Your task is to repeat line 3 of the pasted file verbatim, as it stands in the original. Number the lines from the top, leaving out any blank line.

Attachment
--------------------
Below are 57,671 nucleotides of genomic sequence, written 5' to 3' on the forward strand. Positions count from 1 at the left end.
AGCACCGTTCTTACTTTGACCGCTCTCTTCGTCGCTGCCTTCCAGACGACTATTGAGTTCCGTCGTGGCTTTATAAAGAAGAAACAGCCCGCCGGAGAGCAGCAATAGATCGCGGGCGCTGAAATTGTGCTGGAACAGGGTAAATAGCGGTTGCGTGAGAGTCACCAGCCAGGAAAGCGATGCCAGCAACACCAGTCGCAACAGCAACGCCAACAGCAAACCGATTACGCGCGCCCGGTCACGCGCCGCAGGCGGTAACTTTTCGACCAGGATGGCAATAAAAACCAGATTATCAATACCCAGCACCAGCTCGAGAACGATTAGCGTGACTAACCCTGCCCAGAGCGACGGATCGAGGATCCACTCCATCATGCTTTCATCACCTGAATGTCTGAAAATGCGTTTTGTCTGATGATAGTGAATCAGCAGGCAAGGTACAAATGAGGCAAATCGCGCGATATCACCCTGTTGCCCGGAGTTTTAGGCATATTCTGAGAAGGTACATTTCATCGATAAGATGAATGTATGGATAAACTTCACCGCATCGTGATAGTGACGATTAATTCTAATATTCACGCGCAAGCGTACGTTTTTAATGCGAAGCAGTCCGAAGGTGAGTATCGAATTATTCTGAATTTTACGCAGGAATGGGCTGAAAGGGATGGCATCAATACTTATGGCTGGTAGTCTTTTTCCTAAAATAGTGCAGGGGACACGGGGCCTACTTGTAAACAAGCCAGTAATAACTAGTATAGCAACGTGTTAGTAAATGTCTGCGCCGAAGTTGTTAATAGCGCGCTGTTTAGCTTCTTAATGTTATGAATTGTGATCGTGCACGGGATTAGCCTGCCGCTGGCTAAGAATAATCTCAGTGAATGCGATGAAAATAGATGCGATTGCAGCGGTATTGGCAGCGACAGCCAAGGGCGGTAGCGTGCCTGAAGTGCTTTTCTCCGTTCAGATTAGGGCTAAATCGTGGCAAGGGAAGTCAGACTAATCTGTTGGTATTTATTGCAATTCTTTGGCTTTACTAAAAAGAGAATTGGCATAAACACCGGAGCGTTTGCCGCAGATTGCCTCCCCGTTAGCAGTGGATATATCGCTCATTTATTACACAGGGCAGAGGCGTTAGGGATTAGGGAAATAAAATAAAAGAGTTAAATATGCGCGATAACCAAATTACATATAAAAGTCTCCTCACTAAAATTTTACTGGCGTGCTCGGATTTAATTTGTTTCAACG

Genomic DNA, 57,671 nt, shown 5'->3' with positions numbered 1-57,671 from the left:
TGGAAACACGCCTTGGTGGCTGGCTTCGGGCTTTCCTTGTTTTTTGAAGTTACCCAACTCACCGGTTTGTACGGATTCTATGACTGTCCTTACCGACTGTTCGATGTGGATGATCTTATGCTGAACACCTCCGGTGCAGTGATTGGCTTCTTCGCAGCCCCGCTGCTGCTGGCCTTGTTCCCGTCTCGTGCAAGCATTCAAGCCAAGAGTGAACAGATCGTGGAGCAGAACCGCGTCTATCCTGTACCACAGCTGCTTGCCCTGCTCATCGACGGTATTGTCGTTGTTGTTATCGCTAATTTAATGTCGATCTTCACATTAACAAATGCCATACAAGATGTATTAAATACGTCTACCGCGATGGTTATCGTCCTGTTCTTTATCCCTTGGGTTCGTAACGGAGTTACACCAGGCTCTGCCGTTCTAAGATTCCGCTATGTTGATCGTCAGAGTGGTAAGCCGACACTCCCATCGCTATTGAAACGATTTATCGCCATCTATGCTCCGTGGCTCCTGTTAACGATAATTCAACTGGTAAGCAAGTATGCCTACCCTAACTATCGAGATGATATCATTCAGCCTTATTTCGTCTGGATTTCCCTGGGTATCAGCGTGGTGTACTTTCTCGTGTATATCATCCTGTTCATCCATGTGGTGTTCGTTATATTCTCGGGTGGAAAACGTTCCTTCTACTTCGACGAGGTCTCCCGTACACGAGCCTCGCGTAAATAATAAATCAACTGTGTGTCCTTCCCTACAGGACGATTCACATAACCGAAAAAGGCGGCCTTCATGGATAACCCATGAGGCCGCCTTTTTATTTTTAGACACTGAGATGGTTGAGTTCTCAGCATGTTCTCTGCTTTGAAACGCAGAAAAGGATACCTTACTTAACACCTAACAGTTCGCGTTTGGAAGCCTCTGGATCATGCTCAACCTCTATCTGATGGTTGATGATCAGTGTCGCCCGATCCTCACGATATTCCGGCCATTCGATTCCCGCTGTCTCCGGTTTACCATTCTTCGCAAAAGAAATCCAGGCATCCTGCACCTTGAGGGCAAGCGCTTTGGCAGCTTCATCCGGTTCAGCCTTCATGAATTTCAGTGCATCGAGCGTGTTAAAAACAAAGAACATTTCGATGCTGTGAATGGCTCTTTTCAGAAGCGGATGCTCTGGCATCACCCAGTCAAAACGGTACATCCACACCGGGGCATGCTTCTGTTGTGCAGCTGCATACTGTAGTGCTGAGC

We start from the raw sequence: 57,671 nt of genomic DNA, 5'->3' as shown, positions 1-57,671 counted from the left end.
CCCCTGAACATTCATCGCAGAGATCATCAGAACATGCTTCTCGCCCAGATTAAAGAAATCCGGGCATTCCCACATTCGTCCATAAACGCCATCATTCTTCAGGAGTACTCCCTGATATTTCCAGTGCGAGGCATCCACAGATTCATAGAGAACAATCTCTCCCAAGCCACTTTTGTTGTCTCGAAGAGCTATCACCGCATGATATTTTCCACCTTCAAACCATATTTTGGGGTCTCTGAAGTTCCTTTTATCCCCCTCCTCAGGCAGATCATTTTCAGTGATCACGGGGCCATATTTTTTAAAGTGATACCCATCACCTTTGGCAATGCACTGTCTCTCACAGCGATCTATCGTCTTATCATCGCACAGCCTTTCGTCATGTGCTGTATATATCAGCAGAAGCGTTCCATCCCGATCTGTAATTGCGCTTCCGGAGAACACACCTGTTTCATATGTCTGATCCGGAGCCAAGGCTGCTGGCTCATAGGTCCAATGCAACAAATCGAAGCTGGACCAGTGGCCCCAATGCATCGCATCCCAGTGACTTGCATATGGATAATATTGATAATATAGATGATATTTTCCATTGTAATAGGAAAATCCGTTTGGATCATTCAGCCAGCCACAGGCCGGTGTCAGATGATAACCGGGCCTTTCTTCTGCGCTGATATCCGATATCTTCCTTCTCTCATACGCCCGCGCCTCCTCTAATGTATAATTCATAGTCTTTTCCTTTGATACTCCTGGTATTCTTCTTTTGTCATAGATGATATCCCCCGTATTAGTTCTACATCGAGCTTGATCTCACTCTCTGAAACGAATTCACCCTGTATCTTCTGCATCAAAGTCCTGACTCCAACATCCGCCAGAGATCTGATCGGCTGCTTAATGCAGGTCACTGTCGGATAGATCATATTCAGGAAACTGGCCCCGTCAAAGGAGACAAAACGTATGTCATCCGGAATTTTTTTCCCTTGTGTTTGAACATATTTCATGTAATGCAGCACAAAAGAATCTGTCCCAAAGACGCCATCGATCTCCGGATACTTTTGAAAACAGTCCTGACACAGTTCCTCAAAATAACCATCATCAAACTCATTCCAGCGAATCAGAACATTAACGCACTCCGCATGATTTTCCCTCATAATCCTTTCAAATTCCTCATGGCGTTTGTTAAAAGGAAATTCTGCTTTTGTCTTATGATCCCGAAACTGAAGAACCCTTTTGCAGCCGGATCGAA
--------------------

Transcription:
Genomic DNA, 57,671 nt, shown 5'->3' with positions numbered 1-57,671 from the left: